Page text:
About one year later, plaintiff served defendant with a “supplemental bill of particulars” or amended bill of particulars. The trial court thereafter denied plaintiff’s motion to vacate its prior order dismissing the case and to restore it to the trial calendar.
 
Pursuant to 22 NYCRR 202.27, a court may dismiss an action when a plaintiff fails or refuses to proceed to trial at the call of the calendar. In order to be relieved of that default, a plaintiff must demonstrate both a reasonable excuse for the default and a potentially meritorious cause of action.
 
Here, the Second Department held that plaintiff failed to demonstrate a reasonable excuse for his failure to proceed to trial at the call of the calendar and the case was dismissed pursuant to 22 NYCRR 202.27, not marked off the trial calendar pursuant to CPLR § 3404. Plaintiff also failed to demonstrate in his application that the newly claimed injuries in the amended bill of particulars, which was made on the eve of trial, had any merit and that plaintiff served same on defendant, without leave of the court and the action was dismissed, was a nullity.
 
Therefore, since the Court held plaintiff failed to demonstrate a reasonable excuse for his failure to proceed to trial at the call of the calendar, it declined to considered whether he demonstrated a potentially meritorious case.

 

Slip-and-Fall Law
By: Brian M. Webb [email protected]

Greetings Readers:
 
Hope all is well with everyone.
 
I’m happy to report that this is the first edition since March that I am writing from the confides of my actual office instead of the spare bedroom at my house.  While we gradually attempt to get back to normal, it is important to stay focused on remaining diligent and healthy and hopefully the worst of everything has passed.  That being said, it seems everything is unknown these days so all we can do is our respective parts to keep each other safe.
 
On a lighter note, my daughter just had her first birthday and, while cliché, everyone was right that time flies when you have children.  I’d like to take the time to thank her grandparents for buying her musical instruments and walkers that make loud sounds for her birthday – these delightfully noisy toys are definitely not gradually driving my wife and me to the brink of madness…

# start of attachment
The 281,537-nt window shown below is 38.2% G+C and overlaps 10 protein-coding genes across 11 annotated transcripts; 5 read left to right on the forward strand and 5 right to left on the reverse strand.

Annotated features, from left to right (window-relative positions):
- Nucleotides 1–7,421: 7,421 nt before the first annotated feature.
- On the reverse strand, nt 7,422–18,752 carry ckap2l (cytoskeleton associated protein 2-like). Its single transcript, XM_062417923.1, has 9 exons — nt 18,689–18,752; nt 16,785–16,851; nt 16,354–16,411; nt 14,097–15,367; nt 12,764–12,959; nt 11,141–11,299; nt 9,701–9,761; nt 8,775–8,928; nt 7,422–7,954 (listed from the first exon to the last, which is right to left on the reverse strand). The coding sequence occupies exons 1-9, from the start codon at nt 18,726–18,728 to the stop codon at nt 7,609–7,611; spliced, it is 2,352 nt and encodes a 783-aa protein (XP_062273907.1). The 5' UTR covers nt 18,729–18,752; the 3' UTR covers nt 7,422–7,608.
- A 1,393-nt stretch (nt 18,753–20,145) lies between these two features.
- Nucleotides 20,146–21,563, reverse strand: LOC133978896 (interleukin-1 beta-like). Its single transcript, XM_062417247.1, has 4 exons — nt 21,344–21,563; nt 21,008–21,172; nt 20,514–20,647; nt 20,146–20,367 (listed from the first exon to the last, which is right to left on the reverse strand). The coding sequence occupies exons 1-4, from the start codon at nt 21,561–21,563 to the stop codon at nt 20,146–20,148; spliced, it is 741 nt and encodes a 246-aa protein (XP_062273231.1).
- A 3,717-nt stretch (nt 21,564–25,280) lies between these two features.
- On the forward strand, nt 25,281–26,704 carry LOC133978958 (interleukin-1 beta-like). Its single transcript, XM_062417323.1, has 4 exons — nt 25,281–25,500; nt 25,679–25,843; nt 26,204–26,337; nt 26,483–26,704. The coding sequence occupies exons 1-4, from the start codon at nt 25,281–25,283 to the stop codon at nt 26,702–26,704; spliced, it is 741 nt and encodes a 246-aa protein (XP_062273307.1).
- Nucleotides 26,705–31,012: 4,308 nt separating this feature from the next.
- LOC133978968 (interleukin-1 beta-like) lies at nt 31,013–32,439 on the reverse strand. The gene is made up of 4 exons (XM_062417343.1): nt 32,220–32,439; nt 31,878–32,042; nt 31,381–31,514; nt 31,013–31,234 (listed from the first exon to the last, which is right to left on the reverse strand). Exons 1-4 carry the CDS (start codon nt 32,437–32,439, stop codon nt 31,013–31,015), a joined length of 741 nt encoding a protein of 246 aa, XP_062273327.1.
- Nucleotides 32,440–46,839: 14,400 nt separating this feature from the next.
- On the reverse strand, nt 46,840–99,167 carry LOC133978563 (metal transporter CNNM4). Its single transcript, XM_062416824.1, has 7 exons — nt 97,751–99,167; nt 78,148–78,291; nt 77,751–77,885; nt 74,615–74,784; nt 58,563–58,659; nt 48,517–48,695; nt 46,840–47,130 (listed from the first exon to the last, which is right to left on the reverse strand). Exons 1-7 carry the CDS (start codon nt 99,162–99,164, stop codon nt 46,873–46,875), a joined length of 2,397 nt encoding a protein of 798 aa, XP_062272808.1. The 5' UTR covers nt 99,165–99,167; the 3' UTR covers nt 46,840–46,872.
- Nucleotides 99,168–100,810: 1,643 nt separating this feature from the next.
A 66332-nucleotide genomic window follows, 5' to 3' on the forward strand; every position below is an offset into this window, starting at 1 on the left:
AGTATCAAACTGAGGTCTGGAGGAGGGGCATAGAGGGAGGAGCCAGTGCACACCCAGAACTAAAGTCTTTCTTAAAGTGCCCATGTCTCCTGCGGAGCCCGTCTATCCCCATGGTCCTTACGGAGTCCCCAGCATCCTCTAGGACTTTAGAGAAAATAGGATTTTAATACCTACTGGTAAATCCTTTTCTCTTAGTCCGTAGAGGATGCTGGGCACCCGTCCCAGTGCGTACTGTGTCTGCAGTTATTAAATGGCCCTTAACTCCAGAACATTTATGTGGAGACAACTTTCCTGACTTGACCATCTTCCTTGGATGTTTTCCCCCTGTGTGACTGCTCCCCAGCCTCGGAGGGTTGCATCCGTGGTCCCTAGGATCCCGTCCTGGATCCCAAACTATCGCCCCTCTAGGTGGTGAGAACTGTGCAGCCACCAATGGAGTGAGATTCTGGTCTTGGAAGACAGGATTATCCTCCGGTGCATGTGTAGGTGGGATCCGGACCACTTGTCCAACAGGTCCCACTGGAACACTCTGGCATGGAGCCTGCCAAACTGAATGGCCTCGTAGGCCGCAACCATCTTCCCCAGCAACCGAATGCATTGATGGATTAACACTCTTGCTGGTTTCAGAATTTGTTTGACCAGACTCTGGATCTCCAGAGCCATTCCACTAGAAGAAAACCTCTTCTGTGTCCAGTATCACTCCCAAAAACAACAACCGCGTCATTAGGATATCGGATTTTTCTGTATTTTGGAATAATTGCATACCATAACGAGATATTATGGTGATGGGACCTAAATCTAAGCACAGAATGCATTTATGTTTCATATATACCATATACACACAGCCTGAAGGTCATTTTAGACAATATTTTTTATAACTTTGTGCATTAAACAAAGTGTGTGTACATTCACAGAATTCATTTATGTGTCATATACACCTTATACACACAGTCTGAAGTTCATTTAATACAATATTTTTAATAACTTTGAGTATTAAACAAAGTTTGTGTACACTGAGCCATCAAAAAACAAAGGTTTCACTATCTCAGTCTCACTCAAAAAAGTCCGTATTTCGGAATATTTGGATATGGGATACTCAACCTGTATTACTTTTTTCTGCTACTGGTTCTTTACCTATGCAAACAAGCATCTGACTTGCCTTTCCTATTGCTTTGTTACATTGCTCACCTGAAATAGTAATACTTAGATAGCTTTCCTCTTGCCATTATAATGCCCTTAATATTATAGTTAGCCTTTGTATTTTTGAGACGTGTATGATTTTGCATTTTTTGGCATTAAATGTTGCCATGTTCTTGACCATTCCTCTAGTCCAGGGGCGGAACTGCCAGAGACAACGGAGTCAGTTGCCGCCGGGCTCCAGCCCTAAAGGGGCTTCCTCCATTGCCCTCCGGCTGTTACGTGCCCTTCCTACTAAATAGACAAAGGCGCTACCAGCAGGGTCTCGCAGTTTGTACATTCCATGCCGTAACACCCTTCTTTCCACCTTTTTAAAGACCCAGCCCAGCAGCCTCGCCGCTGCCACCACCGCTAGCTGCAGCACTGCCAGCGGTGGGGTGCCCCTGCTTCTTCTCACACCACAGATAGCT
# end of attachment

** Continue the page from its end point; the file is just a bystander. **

In terms of cases this month, the Appellate Divisions continue to churn out ample material to highlight that is relevant to the world of slip-and-fall lawsuits.  The three selected below provide a nice range of decisions on the topics of “open and obvious,” “storm-in-progress” and general notice concepts.  In addition to the excerpts highlighted below, I strongly suggest the actual decisions be read as they are full of useful case citations to use in building upon the points made therein.
 
Until next month!
 

June 24, 2020              Holmes v. Macy’s Retail Holdings, Inc.
Appellate Division, Second Department
Second Department affirms trial court’s denial of defendant’s attempt to obtain summary judgment based on the “open and obvious” doctrine.
 
Plaintiff was injured when she tripped and fell on a wooden pallet blocking a stockroom entrance inside of defendant’s store.  Defendant argued that it could not be liable for plaintiff’s injuries because the alleged hazard, the pallets, were open and obvious and not inherently dangerous.  The Trial Court denied defendant’s motion for summary judgment arguing the same.